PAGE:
Top 7 Gum Disease Signs You Should Be Aware of

    Gum disease, also known as periodontal disease, is an inflammation of the gums that can result in serious health problems. Gingivitis, periodontitis, and advanced periodontitis are the three stages of this disorder.

    An inflamed and bleeding gum line is caused by bacteria and dental plaque in the early stages of gum disease. Failure to treat gingivitis can result in it progressing to periodontitis, causing your gums to move away from your teeth and form pockets. Food residue and dental plaque build-up in periodontal pockets can contribute to gum and jawbone degeneration. These pockets deepen during advanced gum disease, placing you at risk of having teeth that are loose and eventually fall out. 

    Gum disease can develop if you don't clean and floss your teeth thoroughly enough to remove dental plaque and food debris. Autoimmune illnesses, diabetes, broken fillings, heredity, and unhealthy habits like smoking are all prevalent risk factors for this problem. Gum disease affects more than 80% of persons over the age of 70, therefore aging can put you at risk for it too.

    Continue reading to discover the top seven early indications that you may have gum disease.

    1. Halitosis

    Halitosis can be caused by poor eating habits, decayed teeth, or other health problems. If your foul breath persists for an extended period of time, it could be an indication of gum disease. Bacteria that build in gum pockets and create inflammation can trigger halitosis.

    2. Bleeding gums

    If you see blood in your sink after using a toothbrush or dental floss, it could be a sign that you're brushing or flossing too hard, but it could also be an indication that you have gingivitis. Consider consulting a dentist to figure out what's causing your gums to bleed. A dental specialist can also show you how to brush and floss properly, as well as recommend toothpaste or toothbrushes that are specifically made for sensitive teeth and gums.

    3. An unpleasant taste in your mouth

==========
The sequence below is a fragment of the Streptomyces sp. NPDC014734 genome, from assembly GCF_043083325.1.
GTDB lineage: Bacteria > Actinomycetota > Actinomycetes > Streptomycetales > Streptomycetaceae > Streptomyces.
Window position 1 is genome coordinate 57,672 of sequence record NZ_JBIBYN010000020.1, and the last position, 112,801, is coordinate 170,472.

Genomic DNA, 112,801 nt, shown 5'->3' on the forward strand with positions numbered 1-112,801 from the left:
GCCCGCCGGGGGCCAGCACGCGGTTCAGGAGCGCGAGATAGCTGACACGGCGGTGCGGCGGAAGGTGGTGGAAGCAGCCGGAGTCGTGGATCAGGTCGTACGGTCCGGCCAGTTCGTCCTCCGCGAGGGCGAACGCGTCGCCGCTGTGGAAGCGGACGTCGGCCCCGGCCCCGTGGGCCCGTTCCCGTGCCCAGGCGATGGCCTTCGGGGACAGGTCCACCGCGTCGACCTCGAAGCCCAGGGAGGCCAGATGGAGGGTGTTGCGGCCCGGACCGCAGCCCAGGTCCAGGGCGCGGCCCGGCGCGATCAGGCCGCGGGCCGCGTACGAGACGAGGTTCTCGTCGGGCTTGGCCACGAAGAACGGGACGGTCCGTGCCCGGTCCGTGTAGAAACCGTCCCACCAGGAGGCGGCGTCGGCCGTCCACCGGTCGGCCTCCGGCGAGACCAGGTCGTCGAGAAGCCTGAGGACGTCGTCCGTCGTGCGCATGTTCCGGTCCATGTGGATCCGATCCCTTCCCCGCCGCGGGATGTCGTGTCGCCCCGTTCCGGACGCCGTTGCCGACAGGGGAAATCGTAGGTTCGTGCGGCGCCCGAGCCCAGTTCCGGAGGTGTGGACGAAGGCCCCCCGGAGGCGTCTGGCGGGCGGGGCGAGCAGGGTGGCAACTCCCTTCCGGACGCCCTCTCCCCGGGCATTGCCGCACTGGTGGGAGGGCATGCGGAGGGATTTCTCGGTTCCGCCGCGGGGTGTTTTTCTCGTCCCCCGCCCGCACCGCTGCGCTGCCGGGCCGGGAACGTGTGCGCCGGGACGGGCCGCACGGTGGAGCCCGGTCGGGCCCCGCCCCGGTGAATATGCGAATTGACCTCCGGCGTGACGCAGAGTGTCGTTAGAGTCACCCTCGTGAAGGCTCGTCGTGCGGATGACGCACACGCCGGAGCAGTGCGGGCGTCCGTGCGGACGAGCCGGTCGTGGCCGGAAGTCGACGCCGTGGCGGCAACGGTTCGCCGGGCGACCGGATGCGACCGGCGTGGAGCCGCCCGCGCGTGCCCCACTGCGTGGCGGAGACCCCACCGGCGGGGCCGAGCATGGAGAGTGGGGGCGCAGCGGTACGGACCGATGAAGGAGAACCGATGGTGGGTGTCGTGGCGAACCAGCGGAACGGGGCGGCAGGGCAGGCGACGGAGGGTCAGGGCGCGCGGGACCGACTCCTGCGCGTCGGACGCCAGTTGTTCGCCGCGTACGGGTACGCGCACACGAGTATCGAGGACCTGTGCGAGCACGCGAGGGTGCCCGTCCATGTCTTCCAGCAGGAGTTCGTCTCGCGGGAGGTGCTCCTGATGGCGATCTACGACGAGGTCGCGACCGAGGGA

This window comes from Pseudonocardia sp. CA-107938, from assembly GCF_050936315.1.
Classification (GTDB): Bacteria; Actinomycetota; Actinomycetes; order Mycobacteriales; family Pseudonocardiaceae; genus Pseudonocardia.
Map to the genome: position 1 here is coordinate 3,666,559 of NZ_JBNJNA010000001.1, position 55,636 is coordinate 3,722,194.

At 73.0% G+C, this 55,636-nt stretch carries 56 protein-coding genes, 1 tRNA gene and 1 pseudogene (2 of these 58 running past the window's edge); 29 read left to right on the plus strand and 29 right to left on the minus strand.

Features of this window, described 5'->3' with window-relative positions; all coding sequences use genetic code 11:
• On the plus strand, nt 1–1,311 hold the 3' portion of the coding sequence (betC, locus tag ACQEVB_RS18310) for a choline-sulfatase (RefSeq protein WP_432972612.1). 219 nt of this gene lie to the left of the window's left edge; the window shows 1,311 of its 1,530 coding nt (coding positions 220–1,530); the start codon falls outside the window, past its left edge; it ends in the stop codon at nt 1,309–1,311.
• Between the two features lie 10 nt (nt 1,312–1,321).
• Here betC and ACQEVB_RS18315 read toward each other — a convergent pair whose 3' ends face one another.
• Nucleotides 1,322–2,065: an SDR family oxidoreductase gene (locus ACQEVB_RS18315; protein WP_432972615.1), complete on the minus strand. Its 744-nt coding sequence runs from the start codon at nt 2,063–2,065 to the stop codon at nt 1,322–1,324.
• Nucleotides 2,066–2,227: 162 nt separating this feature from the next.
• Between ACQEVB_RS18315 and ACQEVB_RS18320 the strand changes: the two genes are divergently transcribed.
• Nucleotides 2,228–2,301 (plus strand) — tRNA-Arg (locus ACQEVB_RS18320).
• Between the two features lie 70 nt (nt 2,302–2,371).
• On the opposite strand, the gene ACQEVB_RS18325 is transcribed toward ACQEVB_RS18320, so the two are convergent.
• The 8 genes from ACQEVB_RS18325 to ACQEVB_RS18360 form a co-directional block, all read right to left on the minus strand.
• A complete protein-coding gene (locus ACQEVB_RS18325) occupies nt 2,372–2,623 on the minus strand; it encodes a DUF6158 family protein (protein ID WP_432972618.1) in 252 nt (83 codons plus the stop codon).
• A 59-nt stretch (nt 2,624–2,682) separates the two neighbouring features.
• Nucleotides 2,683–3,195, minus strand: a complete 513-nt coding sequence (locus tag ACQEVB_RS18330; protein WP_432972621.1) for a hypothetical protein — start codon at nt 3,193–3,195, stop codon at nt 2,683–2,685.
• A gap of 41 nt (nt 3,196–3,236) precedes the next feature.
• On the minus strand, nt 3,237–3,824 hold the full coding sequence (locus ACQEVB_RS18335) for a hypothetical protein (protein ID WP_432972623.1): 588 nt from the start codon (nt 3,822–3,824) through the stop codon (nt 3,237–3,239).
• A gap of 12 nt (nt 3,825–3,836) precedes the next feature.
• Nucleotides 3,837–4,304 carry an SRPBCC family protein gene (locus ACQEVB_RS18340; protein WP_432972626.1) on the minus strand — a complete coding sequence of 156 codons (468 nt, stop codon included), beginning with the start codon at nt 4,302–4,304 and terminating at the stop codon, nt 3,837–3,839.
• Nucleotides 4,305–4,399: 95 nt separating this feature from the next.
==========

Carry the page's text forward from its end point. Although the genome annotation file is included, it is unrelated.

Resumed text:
An unpleasant taste in your mouth is usually caused by improper dental hygiene. Gingivitis, which causes a terrible taste in your mouth, can develop if you avoid brushing or flossing your teeth on a regular basis. Halitosis can also be caused by other health issues such as acid reflux, hepatitis B, or a lung infection, but if it persists, see a dentist.

    4. Changes in your bite 

    Periodontal disease could be the culprit if you've noticed that your lower and upper teeth don't fit together as well as they used to. Bacteria in periodontal disease force your gums to move away from your teeth, exposing your jawbone to infection. This can cause your jawbone to lose density and volume, as well as cause teeth to move out of alignment.

    5. Receding gums

    Receding gums can result from a variety of factors, including age, brushing too hard, and, most notably, gum disease. Periodontitis can wreak havoc on gum tissue and the jawbone that holds your teeth in place. This can result in serious issues, such as missing teeth.

    6. Loose teeth

    Loose teeth are more common in youngsters, so any looseness you notice as an adult should not be ignored. Loose teeth, pain while chewing food, and changes in the bite are all signs that periodontal bacteria is causing damage to the roots of your teeth and the supporting structures beneath your gum line. Your best bet is to see a dentist ASAP to learn about your treatment options.

    7. Swollen and painful gums 

    Schedule an appointment with an experienced dentist if your gums have started to swell or have become painful when eating. A dental infection such as periodontitis is the most prevalent culprit behind swollen gums, particularly if the swelling persists and worsens over time. To relieve inflammation and soothe your gums before seeing a doctor, rinse your mouth with a saltwater solution and apply a cold compress.

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